Update: Friday, February 25, at 4 p.m.: After watching AnnaLynne McCord’s impassioned poem about a utopian world where she is Putin’s mom, millions of viewers were left with one question: Why? Thanks to an interview with BuzzFeed, we are one step closer to uncovering her motivations. “I know I could easily have moved in the direction of becoming a dictator myself,” McCord told the outlet. “If certain circumstances of my life were different, I could have been a darkly powerful person.” McCord added that she wrote the poem after waking “in anguish” over “the children of war” who were involved in the conflict. The actress’s statements don’t explain the specific reasons behind her video, but at least now we know that she’s an empath.
Original story follows.
It’s Gal Gadot’s “Imagine” all over again. Celebrities are now centering themselves in yet another tragedy: Russia’s invasion of Ukraine. Some celebrities have taken to the internet to express their anger and grief, with Russian singer Regina Spektor sharing an image of herself as a child growing up in the former USSR alongside a message about the invasion’s emotional toll. Celebrities have the platforms to send impactful messages to their fanbases. But in some cases, they shunned impact for spectacle. AnnaLynne McCord came out strong with a Twitter video that starts with the words, “Dear Mister President Vladimir Putin, I am so sorry I was not your mother.” At first, it seems an open letter to a world leader, before it dawns with increasing horror that McCord is actually rhyming. The 90210 actress filmed herself apparently reciting poetry about how conflict could have been prevented if she was there to foster the goodness in his heart, saying: “If I was your mother / The world would have been warm / So much laughter and joy / Nothing would harm.” McCord is getting roasted on Twitter for her video, but the memes have only just begun.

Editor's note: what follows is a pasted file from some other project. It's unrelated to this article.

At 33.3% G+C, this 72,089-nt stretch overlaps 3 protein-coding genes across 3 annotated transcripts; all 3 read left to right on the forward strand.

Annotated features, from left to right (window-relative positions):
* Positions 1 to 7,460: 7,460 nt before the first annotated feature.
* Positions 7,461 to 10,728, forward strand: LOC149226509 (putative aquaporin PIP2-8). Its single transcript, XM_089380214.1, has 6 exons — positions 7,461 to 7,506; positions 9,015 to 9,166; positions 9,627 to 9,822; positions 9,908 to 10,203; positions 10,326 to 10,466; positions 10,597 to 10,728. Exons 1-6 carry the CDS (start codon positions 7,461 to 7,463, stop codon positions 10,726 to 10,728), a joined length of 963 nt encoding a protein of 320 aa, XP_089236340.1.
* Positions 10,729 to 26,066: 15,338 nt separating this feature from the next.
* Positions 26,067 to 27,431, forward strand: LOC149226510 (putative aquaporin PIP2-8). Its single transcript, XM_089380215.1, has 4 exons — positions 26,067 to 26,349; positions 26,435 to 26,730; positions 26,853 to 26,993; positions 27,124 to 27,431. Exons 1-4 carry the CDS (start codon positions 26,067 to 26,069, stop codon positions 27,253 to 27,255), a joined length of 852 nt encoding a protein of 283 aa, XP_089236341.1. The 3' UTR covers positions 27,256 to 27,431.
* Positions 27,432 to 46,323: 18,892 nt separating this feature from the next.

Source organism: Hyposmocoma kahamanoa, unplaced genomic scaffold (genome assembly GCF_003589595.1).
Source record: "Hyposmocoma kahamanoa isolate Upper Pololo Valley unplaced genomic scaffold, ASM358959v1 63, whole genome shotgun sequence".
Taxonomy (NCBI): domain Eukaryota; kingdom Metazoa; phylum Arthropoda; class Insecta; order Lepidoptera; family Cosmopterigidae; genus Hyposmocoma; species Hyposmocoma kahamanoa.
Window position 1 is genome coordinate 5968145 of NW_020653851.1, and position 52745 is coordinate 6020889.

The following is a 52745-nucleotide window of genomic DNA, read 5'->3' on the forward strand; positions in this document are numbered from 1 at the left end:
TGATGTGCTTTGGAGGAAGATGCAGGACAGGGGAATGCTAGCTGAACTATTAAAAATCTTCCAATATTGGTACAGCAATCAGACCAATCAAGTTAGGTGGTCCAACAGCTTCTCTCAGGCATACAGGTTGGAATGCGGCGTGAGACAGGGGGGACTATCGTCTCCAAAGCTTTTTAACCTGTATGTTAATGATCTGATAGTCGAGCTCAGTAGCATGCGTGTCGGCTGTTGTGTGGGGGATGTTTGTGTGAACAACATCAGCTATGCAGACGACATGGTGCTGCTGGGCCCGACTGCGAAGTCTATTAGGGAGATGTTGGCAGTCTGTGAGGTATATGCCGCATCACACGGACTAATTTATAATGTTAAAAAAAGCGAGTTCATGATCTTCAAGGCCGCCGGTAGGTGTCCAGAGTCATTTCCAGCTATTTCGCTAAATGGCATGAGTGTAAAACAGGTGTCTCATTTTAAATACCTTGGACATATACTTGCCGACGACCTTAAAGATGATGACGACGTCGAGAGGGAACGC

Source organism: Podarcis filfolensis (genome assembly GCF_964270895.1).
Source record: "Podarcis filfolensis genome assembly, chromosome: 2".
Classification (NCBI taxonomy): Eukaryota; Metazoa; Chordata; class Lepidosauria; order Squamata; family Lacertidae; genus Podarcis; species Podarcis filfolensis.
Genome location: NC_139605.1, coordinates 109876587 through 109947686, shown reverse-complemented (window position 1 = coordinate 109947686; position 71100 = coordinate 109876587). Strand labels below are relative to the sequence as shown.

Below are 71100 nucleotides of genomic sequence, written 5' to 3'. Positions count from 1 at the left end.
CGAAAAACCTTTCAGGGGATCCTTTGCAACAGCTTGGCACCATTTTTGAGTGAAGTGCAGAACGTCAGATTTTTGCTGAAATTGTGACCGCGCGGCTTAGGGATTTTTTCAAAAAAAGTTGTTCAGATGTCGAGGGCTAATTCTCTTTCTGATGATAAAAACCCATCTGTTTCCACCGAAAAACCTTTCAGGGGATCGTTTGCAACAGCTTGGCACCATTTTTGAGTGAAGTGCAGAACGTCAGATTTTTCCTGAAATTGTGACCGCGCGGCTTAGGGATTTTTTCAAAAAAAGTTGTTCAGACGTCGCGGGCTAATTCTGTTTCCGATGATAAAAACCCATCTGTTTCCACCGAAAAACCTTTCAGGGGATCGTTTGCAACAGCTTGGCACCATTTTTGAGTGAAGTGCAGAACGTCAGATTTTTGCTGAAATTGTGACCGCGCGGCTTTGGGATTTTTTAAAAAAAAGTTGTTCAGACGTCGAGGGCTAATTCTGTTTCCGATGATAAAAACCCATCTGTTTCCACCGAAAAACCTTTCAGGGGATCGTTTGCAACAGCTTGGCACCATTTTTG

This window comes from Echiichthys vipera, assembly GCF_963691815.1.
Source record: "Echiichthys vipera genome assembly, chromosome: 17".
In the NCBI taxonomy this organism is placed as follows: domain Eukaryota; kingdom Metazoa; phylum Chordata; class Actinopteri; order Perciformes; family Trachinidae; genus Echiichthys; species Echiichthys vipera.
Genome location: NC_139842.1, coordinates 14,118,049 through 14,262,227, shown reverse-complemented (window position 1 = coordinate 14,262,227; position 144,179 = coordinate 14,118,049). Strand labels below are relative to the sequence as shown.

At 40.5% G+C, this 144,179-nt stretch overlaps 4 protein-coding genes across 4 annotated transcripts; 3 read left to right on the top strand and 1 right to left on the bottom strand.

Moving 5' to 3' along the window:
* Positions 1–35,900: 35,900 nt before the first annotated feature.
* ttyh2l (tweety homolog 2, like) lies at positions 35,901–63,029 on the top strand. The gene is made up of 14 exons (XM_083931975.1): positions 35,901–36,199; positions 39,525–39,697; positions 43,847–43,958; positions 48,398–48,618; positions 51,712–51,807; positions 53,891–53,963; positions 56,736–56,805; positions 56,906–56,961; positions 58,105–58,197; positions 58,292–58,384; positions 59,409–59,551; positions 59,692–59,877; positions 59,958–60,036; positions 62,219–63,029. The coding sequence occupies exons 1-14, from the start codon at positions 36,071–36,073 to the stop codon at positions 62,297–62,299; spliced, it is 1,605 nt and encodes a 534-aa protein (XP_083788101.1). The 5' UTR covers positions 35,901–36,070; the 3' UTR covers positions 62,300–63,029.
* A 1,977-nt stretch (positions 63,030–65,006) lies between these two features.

Fellow celebrity John Cena went from being completely invisible to visible in the absolute worst way when he seemed to use the war to advertise his HBO Max show Peacemaker in a Thursday morning Tweet. “If I could summon the powers of a real life #Peacemaker I think this would be a great time to do so,” he wrote. Cena’s use of the hashtag and emoji came off as insensitive to some users, who believed he was capitalizing on the conflict.
And while Bethenny Frankel planned disaster relief, Bravo host Andy Cohen woke up and sent a powerful one-word message to the warring countries … in the form of a Wordle screenshot on his Instagram Story. “PEACE,” he wrote in the first line of the grid. Not a single letter was close. A true humanitarian.